Thursday, May 30, 2013

Final Thoughts on the Danish Experience

After finally settling in back at St. Lawrence for summer research in economics, I've had time to reflect on my experience in Copenhagen in relation to human flourishing. Overall, the trip abroad challenged my previous intellectual dispositions and really showed me how people live in a culture with a different mindset and attitude toward everything they do.

One of my main interests in this trip was what the ramifications of the Danish welfare state and health care system on human flourishing there. A cursory analysis at the system shows that there are clear benefits to such a system - one's health care is largely paid for, there are no hanging burdens of debt after a college education, and the expenses for child care are heavily subsidized. However, the economist in me also emphasizes that while these are seen benefits, there are unseen costs to these state activities. As the economist Milton Friedman famously said, there is no such thing as a free lunch. The 25% Value Added Tax, 40%-50% income tax, and 180% tax on motor vehicles are just some of the examples of how the Danish government funds the welfare state.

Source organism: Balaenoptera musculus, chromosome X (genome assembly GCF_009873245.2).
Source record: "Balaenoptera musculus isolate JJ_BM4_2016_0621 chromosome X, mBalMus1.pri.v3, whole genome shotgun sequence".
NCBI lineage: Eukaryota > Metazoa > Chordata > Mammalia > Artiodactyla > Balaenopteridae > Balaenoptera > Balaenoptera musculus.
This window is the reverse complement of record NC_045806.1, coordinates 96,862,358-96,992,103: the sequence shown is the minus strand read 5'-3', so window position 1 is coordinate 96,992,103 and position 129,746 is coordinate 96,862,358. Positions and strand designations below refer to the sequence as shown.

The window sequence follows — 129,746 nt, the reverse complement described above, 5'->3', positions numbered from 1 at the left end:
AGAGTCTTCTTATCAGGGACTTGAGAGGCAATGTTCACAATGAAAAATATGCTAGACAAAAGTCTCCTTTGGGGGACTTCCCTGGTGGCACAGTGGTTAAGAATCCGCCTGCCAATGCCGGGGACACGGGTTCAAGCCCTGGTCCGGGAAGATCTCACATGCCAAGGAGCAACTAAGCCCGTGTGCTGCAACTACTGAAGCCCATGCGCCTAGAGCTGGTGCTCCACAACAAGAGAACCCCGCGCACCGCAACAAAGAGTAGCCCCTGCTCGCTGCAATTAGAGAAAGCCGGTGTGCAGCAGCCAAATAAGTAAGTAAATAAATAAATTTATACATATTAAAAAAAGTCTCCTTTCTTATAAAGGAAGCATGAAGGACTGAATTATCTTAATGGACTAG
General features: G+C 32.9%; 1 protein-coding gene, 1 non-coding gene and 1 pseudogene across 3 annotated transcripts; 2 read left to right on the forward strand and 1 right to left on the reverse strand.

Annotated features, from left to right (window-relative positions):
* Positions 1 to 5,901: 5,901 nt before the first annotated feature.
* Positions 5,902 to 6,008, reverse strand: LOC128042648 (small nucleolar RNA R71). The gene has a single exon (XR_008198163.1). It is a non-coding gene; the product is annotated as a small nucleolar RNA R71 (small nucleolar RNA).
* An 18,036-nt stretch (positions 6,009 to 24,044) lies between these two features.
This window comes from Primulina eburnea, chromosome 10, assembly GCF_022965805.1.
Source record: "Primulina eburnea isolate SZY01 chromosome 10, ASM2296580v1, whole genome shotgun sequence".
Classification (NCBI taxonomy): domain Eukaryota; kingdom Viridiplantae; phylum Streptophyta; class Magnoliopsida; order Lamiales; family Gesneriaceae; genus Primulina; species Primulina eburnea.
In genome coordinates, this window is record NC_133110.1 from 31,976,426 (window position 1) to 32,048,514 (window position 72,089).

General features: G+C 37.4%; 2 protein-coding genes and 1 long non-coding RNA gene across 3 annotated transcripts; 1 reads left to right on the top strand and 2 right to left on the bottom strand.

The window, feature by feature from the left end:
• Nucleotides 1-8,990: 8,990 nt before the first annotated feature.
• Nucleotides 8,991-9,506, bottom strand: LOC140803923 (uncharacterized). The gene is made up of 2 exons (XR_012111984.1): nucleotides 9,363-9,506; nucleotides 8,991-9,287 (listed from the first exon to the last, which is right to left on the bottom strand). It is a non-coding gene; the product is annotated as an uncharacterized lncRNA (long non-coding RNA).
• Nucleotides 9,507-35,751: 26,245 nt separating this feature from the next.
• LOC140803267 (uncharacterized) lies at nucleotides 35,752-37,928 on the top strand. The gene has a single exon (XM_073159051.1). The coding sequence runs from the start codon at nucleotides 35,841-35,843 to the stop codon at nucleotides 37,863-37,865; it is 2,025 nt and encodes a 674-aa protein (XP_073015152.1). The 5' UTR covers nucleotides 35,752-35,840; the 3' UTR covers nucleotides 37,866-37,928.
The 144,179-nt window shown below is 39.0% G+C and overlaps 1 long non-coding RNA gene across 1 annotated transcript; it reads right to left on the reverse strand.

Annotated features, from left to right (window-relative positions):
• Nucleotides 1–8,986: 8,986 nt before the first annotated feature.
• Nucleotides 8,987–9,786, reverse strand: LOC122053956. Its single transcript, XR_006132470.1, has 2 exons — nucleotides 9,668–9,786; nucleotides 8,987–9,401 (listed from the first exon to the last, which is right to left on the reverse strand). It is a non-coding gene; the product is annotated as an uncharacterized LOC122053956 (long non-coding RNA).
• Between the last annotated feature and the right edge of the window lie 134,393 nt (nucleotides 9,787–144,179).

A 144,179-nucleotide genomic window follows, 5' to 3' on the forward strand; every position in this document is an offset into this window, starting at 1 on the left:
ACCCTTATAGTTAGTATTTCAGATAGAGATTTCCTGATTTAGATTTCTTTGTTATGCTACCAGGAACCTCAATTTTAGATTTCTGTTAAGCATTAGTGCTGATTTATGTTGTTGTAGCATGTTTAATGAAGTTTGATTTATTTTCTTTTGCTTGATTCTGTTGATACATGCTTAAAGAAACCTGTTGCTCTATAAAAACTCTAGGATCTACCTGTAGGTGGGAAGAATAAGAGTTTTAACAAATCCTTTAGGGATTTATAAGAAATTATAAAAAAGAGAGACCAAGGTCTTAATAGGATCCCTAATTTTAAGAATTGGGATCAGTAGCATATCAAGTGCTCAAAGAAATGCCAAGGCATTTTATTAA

The interesting difference between the United States and Denmark is not as much the welfare policies but more how people react to it. People living in Denmark are generally fine with paying higher taxes in exchange for state services in a way that people in the US are generally avoidant of. We therefore run into an interesting problem of correlation and causation - are the welfare policies of Denmark creating a sense of community that makes them okay with the taxes, or does the homogenous nature of the small European country explain why they are more tolerant of state interference? The answer is probably a bit of both. Either way, my general conclusion after experiencing the country first-hand is that the happiness exuded in Denmark is more a cause of the welfare policies than an effect of them.

The flourishing we saw in Denmark was a more stoic form of happiness that we generally don't think of when we think of the American 'pursuit of happiness'. Instead of attempting to find joy in material success or achievement, Danes find happiness in family, as represented in their period of hygge, or coziness. We saw this very well when the city closed down around us by 4:00pm, when everyone goes to their homes to spend time with family. As a result of this way of looking at happiness, Danes aren't as upset when things don't go their way, and can bounce back much easier than the American conception of happiness would afford us. Personally, this type of happiness really resonated with me and is something I'd like to strive for as a move forward in my life. To be fair, there can be drawbacks to this way of looking at happiness - it can be stifling and possibly unfulfilling to never have high expectations and experience the high highs and low lows brought about by them. If anything, the trip told me that trade-offs abound in different visions of happiness, and it takes a plurality of views to have a robust idea of what happiness actually entails.

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